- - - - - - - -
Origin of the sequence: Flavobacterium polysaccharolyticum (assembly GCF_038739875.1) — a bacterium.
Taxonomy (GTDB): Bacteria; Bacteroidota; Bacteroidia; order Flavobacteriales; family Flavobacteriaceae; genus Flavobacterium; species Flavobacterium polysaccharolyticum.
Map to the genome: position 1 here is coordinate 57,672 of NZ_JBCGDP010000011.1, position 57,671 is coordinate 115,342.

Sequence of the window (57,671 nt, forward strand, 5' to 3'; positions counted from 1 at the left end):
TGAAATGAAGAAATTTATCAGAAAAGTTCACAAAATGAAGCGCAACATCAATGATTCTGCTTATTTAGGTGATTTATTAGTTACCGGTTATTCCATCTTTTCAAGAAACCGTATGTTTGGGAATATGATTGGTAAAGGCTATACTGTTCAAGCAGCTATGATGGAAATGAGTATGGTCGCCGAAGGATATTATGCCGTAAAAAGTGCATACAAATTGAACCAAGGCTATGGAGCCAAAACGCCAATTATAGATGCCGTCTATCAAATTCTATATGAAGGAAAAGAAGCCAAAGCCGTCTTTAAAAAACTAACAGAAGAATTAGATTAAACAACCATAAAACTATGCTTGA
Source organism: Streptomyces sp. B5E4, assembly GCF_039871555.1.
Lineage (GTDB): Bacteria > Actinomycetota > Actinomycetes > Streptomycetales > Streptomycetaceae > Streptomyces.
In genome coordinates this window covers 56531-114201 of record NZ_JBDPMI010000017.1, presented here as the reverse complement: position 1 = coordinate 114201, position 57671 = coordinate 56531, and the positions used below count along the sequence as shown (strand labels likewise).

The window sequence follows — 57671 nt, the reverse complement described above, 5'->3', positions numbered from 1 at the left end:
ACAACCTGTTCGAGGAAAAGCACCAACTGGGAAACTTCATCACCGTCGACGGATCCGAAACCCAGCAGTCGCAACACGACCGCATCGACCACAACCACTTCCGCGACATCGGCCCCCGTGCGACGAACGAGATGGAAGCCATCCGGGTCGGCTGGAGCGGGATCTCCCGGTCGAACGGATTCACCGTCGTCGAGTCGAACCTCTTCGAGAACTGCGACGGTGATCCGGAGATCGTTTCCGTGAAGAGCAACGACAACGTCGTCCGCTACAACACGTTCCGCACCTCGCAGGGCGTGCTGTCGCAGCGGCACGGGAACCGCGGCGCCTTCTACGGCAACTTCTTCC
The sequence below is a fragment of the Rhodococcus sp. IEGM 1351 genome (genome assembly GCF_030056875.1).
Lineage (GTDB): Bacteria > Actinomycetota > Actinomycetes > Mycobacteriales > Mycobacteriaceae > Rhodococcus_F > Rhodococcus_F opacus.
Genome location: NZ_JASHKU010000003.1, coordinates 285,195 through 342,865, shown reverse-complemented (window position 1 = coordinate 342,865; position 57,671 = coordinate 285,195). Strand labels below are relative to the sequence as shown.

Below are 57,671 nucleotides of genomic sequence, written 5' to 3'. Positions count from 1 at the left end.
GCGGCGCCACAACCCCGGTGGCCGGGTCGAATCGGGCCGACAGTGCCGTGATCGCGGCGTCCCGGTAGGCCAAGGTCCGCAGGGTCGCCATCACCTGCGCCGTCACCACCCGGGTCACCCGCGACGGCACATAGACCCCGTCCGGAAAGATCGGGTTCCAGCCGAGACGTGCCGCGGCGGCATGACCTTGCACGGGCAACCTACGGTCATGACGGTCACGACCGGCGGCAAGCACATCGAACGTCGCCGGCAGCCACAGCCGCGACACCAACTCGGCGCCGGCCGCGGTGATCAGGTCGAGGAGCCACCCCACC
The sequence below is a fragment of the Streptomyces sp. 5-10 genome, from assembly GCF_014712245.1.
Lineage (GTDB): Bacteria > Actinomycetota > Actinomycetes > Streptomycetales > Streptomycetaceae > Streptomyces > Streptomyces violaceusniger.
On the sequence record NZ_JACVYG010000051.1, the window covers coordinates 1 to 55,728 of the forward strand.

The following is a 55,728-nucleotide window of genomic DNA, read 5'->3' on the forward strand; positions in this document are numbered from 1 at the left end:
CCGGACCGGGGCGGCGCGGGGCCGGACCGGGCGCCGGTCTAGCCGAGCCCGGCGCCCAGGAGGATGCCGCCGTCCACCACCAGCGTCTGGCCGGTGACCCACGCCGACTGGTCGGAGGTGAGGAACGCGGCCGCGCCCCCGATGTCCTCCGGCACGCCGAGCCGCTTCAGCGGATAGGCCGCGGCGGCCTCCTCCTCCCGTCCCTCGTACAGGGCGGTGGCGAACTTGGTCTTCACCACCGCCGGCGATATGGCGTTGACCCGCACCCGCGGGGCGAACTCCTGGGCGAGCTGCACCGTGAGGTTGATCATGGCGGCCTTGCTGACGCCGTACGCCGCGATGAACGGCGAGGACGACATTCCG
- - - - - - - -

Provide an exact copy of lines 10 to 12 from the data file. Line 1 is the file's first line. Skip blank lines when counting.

ACAACCTGTTCGAGGAAAAGCACCAACTGGGAAACTTCATCACCGTCGACGGATCCGAAACCCAGCAGTCGCAACACGACCGCATCGACCACAACCACTTCCGCGACATCGGCCCCCGTGCGACGAACGAGATGGAAGCCATCCGGGTCGGCTGGAGCGGGATCTCCCGGTCGAACGGATTCACCGTCGTCGAGTCGAACCTCTTCGAGAACTGCGACGGTGATCCGGAGATCGTTTCCGTGAAGAGCAACGACAACGTCGTCCGCTACAACACGTTCCGCACCTCGCAGGGCGTGCTGTCGCAGCGGCACGGGAACCGCGGCGCCTTCTACGGCAACTTCTTCC
The sequence below is a fragment of the Rhodococcus sp. IEGM 1351 genome (genome assembly GCF_030056875.1).
Lineage (GTDB): Bacteria > Actinomycetota > Actinomycetes > Mycobacteriales > Mycobacteriaceae > Rhodococcus_F > Rhodococcus_F opacus.